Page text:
In this work the authors wanted to assess the feasibility to transfer a high-resolution hindcast approach, which was successfully applied to western Europe (Feser et al. 2001), Southeast Asia, and the northwest Pacific. Thereby the main new task for the regional model is the simulation of typhoons. These ensemble simulations (with and without usage of spectral nudging) were computed in climate mode, so that any skill of reproducing the typhoon is not related to details of initial conditions. Case studies were computed to evaluate the model’s ability in generating typhoons inside the model domain (without introducing an artificial vortex) and in improving core pressure and near-surface wind speed compared to the driving reanalyses. The tracks, core pressure, and wind speed developments of Typhoon Winnie were extracted from reanalyses and regional model runs and compared to best-track data. Sensitivity experiments were computed to test the effects of higher grid resolutions and spectral nudging configurations as well as the dependency of the simulations to their initial states. From this typhoon simulation study three conclusions can be drawn, which go beyond findings of previous studies:

  1. Some typhoons can be described at least partly realistically with the dynamical downscaling concept, using coarse-grid NCEP reanalyses and regional atmospheric models—which is consistent with the success reported by Landman et al. (2005). In the case analyzed in this paper, Winnie from August 1997, the storm was captured and described by the reanalysis so that the RCM did not need to “invent” the storm. The tropical cyclone started to develop inside of the regional model domain and did not just pass through the lateral boundaries, at least not in any even minor developed stage. It is supposed that the initiation of the tropical cyclone development inside of the RCM domain is controlled by the large-scale forcing data, both for the 0.5° simulation forced by reanalyses as well as for the 0.165° simulation forced by the 0.5° CLM run. The storm was simulated in greater detail than in the NCEP description; also the core pressure was considerably deeper and the winds stronger. Further experiments need to be made with less strong storms; first results indicate that sometimes such less energetic storms are not captured as well.

  2. The presented experiments indicate that lateral boundary control is insufficient to reconstruct the number and track of typhoons in a given synoptic situation. Of course, this depends on the size of the domain; in smaller domains the lateral control is more efficient (Castro et al. 2005). The inclusion of large-scale constraints, as for instance spectral nudging, is helpful in forming the storms along the right track.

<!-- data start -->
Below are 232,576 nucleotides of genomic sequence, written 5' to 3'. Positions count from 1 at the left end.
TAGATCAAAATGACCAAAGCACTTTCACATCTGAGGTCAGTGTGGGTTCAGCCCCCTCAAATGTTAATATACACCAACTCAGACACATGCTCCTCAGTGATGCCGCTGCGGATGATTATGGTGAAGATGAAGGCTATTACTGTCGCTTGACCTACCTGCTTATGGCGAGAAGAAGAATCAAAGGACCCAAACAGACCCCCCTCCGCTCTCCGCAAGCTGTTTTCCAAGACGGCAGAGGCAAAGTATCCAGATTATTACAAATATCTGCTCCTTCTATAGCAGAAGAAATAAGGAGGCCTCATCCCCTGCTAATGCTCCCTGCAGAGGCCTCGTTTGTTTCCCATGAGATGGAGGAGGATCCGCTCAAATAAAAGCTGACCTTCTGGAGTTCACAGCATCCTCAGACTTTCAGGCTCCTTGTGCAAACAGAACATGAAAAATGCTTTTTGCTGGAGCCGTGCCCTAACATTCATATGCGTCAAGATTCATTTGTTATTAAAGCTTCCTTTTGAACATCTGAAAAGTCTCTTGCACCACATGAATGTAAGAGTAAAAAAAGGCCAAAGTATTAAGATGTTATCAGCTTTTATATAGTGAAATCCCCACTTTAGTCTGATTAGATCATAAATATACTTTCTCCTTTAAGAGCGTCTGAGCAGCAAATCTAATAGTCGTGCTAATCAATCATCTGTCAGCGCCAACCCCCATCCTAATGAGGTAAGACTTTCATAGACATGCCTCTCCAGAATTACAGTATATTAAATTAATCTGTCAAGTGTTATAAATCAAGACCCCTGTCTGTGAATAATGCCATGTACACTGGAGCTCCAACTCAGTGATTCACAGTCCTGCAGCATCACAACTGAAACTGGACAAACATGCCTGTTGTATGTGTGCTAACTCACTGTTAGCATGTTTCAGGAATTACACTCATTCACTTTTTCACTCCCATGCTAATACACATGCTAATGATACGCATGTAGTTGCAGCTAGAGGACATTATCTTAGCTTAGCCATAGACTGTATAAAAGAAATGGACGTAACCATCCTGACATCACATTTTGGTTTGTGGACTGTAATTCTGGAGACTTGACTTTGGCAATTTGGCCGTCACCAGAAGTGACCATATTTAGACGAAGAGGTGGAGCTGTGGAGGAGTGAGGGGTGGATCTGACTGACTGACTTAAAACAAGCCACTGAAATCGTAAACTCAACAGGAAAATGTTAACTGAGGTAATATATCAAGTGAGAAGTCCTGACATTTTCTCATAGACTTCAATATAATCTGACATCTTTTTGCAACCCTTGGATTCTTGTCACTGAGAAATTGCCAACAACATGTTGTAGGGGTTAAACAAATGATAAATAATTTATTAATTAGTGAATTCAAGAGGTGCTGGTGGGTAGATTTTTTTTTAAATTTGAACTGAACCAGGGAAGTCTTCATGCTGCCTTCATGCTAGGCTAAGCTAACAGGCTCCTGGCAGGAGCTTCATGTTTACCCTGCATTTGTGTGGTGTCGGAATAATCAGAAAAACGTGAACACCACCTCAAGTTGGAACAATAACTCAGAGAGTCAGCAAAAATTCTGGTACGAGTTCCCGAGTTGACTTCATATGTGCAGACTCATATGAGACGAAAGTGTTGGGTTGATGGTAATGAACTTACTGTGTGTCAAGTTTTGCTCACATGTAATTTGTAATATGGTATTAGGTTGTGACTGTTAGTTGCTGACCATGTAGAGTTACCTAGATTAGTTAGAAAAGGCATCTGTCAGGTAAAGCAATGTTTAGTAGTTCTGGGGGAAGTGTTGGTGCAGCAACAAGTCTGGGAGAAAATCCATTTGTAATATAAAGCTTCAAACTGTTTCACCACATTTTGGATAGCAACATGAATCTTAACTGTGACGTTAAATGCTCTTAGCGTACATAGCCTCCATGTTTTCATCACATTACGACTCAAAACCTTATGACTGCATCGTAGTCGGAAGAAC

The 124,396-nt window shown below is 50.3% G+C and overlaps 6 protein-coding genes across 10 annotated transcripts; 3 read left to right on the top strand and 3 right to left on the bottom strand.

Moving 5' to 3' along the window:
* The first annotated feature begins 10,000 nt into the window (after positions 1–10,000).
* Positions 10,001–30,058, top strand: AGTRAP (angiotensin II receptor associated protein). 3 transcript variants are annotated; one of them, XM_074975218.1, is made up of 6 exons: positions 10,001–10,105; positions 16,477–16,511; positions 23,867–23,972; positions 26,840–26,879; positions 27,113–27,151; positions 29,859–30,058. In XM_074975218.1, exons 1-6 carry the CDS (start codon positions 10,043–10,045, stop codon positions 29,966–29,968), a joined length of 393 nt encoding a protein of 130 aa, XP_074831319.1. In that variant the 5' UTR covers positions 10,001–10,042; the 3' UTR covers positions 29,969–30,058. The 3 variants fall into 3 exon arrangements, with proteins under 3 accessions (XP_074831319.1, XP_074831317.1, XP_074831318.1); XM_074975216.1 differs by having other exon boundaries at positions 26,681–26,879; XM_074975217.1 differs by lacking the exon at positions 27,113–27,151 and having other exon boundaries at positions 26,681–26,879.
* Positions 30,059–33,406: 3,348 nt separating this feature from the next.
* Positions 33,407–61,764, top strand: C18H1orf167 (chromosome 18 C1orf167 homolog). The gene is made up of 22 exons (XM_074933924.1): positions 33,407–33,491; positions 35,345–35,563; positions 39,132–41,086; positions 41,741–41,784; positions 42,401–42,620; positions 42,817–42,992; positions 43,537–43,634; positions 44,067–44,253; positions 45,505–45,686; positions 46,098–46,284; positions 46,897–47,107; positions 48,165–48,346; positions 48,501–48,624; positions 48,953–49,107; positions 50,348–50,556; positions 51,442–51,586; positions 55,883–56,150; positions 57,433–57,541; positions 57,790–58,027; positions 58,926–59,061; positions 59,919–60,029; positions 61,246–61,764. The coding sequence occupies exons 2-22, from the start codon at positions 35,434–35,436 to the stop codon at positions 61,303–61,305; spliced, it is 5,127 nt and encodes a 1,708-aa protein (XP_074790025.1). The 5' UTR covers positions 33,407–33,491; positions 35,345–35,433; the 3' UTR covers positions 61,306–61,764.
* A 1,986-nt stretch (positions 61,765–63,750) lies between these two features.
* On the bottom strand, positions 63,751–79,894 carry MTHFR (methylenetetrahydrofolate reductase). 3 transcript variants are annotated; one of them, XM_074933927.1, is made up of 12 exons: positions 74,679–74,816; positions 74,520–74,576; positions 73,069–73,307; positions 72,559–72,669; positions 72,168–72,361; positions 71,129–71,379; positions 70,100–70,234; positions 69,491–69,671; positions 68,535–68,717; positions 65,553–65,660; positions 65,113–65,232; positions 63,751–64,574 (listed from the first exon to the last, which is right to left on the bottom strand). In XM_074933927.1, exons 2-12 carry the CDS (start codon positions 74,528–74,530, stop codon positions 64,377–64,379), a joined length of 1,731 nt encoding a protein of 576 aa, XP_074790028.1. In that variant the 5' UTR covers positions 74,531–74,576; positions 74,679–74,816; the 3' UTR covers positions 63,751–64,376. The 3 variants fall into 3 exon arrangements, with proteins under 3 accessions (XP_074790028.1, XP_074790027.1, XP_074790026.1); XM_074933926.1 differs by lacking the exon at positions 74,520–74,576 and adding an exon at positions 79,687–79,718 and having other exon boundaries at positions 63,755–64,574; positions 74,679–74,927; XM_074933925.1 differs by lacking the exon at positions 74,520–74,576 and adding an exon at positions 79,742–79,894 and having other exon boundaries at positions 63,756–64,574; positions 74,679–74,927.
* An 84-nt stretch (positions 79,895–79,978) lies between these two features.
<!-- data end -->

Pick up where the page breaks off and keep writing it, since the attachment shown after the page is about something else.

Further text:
3. Using a double-nesting approach has an effect on the simulation, which is believed to be a slight improvement compared to the 50-km simulation in terms of core pressure development and near-surface wind speed. But the typhoon tracks were very similar; this finding is in compliance with the results of Nagata et al. (2001).

It is stressed that the reported results concern just one case. Before engaging in a multidecadal retrospective simulation more cases and specific storm-rich and storm-poor seasons will be examined. Thereby it will assessed whether they return the right storm statistics (in frequency, location, and intensity) conditional upon a number of large-scale factors, such as SST, vertical stability, and the like.

A major problem for this analysis is the lack of a reliable database for typhoons in Southeast Asia that homogeneously describes air pressure fields, wind speed fields, and other meteorological variables to evaluate the regional climate model simulations in more detail. Only recently, Zhang et al. (2007) presented a high-resolution tropical cyclone reanalysis for selected western Pacific typhoons of the year 2004, which has great potential for regional model validation efforts.

The authors think that the results of their case study are promising so that the next step will be to compare different typhoon seasons with many and few typhoons. Afterward a multidecadal hindcast for Southeast Asia will be computed resembling the approach presented by Knutson et al. (2007) for Atlantic hurricanes. The regional atmospheric model data will serve as input for wave, sea level, and storm surge models. These results should enable the assessment of possible changes in the atmospheric and maritime climate for Southeast Asia during the last decades.

Acknowledgments

The authors thank B. Rockel for valuable discussions regarding this work. B. Gardeike helped with the preparation of the figures for this paper. Three anonymous reviewers gave constructive comments that helped to improve the paper. The climate version of the “Lokal-Modell” is the community model of the German climate research. The authors also thank the German Climate Computing Center (DKRZ), which provided the computer hardware for the LAM simulations in the project “Reconstructions and Scenarios.” The NCEP–NCAR reanalyses data were provided by the National Center for Atmospheric Research (NCAR).

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Footnotes

Corresponding author address: Frauke Feser, Institute for Coastal Research, GKSS Research Centre, 21502 Geesthacht, Germany. Email: feser@gkss.de